What Red Dot Sights Are Used For: A Complete Guide To The Close Quarters Sight Of Choice

What Red Dot Sights Are Used For

Whether you’re new to the world of firearms or a seasoned veteran, you’ve heard of the term “red dot sight.” These are some of the most popular weapon sights today.

They offer many advantages, like being lightweight, compact, cheap, and easy to use. However, there are also notable downsides compared to other optics.

If you’re curious about what red dot sights are, their ideal use case, and how to maximize the use of your red dot sight, you’ve come to the right place.

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What Is A Red Dot Sight?

A red dot sight is an optic used on many types of firearms. As the name suggests, the reticle is a single red or green dot projected on optical glass to show where a bullet will hit when aimed and zeroed correctly.

Don’t confuse the red dot sight with a red laser, which is attached below or beside the barrel of your firearm and projects a laser directly onto a target.

A red dot sight is only seen by the shooter through the eyepiece. Its simplicity allows for many benefits, like being lightweight, clutter-free, and quick to aim.

For comprehensive insights into the functionality of red dot sights, along with recommendations for exceptional options across various price ranges, read Shooting Mystery’s articles.

Strengths Of Red Dot Sights

Red dot sights have many strengths that allow them to be usable on almost every firearm and even on weapons like crossbows! Here are some of their most notable strengths.

Fast to Aim Through

Red dot sights are lightweight and have a simple reticle, giving you a largely unobstructed sight picture. Other weapons have multiple markings and are much heavier, so you take more time to aim.

Red dot sights simply require the shooter to point and shoot. Unlike the weapon’s default iron sights, the red dot is easy to find even in a busy background.

Instead of the shooter needing to find the aiming point and match it with the target, they just need to focus on getting the red dot over the target, which is quite intuitive.

Easy to Use

Eye relief is one of the things that determines whether a scope is easy to use or not. The shorter the eye relief, the closer your eye has to be to the sight to aim clearly.

On weapon sights like long-range scopes, the eye relief is usually unforgivingly short because of the large number of different-sized lenses it carries, increasing its length and weight.

On red dot sights, it only has one small lens with a red dot. This means you’ll have much longer eye relief. Some red dots have basically unlimited eye relief.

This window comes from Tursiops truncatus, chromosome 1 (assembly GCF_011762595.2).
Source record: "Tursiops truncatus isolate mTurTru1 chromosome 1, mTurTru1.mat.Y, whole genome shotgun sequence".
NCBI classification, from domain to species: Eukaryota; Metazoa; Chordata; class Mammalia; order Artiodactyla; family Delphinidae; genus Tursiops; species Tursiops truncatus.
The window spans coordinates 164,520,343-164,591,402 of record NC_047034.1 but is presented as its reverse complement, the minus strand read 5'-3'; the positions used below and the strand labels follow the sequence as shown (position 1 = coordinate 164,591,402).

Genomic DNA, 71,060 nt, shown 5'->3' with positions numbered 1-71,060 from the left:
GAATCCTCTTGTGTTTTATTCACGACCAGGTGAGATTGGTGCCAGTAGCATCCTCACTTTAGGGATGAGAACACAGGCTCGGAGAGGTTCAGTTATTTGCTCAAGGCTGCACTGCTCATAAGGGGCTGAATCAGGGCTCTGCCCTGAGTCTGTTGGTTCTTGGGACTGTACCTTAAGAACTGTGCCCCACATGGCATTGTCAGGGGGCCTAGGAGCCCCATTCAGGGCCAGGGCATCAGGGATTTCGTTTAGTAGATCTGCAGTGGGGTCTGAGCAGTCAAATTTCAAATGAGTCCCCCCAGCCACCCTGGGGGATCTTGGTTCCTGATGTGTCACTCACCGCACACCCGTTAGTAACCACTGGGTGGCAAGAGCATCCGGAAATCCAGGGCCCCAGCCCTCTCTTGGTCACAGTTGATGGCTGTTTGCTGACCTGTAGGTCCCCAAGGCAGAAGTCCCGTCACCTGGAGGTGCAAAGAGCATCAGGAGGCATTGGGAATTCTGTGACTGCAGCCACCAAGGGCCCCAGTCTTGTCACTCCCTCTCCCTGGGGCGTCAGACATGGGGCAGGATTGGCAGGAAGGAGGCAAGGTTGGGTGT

These make red dot sights lightweight and the opposite of bulky. This means you won’t get any tunnel vision when aiming and can remain aware of your surroundings at all times.

Increased Accuracy in Close Quarters

The ease of use and quick aim-in-time both contribute to making it accurate for close-range uses. In close-quarters situations, the priority is fast aim-in and situational awareness.

A red dot sight can help a shooter easily transition between targets from different directions without losing situational awareness. You can aim well while being able to determine where the next threat is.

Since you don’t need to adjust for windage and elevation at close range, red dot sights are the perfect type of optic for these kinds of self-defense situations.

Weaknesses of Red Dot Sights

Despite its benefits, red dot sights aren’t the perfect type of weapon sight with no drawbacks. They do suffer in certain situations, which you should keep in mind if you want to buy one.

Limited Range

While red dot sights are great for close-range engagements, they don’t do well once you start stretching the ranges past 100 yards.

The large, simple, easy-to-find reticle becomes a weakness because there’s no way to rapidly adjust for bullet drop, windage, or elevation on a red dot sight.

Finally, the low zoom level, which is perfectly fine and ideal for close range, isn’t suitable for looking at targets far out. They’ll look like little specks of dust from the small 1x zoom, covering your target or blending in with the environment.

This is why red dot sights are usually meant only for close-range situations. An alternative optic or external magnifier is needed if the range stretches farther.

Not Good for Those With Astigmatism

Astigmatism is an eye condition where any bright light will look either blurry or hurt the eyes, depending on how bad your condition is. 

While some corrective and contact lenses can help make this effect not as jarring, they won’t completely eliminate it. When you’re under pressure, you don’t want things to be “good enough.”